Melvin and Kelvin grew up in the small community of East Arcadia, North Carolina, with their 12 other siblings.

The two went to East Bladen High School in Elizabethtown, North Carolina, where Kelvin was valedictorian in the class of 1980.

“I was not such an overachiever,” Melvin said. “I was just number 10 out of 183.”

Following graduation, the two set off to college together at North Carolina Agricultural and Technical State University, both receiving Air Force ROTC scholarships.

Growing up, the twins were inspired to join the Air Force by two individuals close to them.

“We received two selfless recommendations,” Kelvin said. “One from our older brother, Chief Master Sgt. (Ret) HT Bowen, and our high school Army JROTC instructor, Sgt. 1st Class John Foye.” 

“Both saw the potential in us and advocated that we should go into the Air Force after we went to college.”

Throughout college, the Bowen brothers continued the tradition of living together and were roommates through the four years.

Upon graduation in 1984, the two knew that their time together was coming to an end, but the Air Force continued to bring them back together.

“We were commissioned together and we both were selected for B-52 navigator training at Mather AFB, California,” Kelvin said.

“We then drove cross-country to California together where we shared a kitchen in the Bachelor Officers Quarter,” Melvin said.

Following their time at B-52 navigator training, the Bowen brothers then split up. Kelvin stayed at Mather AFB while Melvin went to Blytheville AFB, Arkansas. Later, Kelvin was selected for pilot training, after which he returned to B-52s.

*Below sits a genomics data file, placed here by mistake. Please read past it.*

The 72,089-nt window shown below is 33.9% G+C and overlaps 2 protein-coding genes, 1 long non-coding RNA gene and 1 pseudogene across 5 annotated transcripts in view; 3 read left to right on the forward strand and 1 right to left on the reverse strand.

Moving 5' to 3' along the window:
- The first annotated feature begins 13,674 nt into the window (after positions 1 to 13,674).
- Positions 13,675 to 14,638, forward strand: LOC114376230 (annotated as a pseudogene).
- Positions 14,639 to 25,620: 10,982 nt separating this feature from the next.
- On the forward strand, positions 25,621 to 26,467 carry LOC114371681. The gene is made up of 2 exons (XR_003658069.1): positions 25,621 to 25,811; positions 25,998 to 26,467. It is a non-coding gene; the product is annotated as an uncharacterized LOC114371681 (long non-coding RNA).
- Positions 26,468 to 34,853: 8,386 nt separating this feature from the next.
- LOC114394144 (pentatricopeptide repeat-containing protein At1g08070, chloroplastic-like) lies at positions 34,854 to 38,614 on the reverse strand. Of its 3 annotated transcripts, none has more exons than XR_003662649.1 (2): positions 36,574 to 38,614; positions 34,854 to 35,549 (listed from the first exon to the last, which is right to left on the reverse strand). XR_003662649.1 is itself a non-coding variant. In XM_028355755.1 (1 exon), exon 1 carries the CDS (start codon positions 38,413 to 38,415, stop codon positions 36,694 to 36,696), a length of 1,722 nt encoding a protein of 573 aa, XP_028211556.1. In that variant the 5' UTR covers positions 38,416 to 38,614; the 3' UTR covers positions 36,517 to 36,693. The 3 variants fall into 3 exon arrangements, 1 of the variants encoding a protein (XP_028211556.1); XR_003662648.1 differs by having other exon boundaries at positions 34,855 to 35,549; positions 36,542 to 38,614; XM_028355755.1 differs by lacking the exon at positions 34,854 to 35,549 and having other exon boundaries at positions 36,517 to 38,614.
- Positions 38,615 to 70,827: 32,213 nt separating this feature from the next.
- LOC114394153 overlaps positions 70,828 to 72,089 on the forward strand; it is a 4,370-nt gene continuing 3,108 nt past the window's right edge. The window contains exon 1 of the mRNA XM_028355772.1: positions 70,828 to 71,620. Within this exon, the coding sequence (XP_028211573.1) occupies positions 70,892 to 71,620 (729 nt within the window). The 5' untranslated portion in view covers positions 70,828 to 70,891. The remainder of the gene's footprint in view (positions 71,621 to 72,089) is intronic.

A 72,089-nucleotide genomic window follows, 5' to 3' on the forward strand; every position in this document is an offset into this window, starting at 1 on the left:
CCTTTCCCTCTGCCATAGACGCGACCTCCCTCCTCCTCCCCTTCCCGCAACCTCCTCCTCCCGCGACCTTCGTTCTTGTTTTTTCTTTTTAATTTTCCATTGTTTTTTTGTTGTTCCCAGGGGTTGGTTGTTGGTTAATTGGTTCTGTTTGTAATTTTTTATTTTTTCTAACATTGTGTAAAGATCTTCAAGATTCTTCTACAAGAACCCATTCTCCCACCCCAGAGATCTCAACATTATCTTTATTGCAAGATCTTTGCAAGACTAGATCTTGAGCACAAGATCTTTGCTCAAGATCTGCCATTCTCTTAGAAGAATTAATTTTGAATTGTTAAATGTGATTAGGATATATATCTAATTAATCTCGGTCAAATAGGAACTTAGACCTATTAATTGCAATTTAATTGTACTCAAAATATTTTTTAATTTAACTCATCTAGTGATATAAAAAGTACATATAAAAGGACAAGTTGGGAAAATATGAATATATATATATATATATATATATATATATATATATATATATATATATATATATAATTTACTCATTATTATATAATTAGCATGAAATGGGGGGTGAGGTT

Over a span of 14 years, from 1986 to 2000, the brother’s assignments would overlap, bringing them together six more times.

In November 2000, the Bowen brothers made history when the two became the first set of African American twins in a flying squadron to be promoted to the rank of Lieutenant Colonel.

Kelvin and Melvin pinned on the rank in a joint ceremony at Barksdale AFB, Louisiana.

When asked how that made them feel, their response was “humbled.”

“We did not look at it as anything but doing what we were called to do, and doing it well. We are Bowens; Bowens do not brag,” the brothers said.

They both served seven more years in the Air Force until they retired in 2007.

“We came in together, we left together,” they said.

While they only see each other once or twice a year now, their bond remains close. 

“We saw enough of each other growing up and throughout our career,” Melvin said. “However we talk on the phone before work and several times throughout the week still.”

The Bowen brothers now live miles apart, as they continue to serve in a new capacity. Kelvin is currently working at Air Force Global Strike Command at Barksdale AFB, while Melvin is working at U.S. Strategic Command at Offutt AFB, Nebraska.

February is Black History Month, a time where we celebrate the achievements of African Americans and recognize the central role they have and continue to play in the history of the United States. The Bowen brothers are just two of many other African-Americans who have contributed to the greater Air Force successes throughout its history.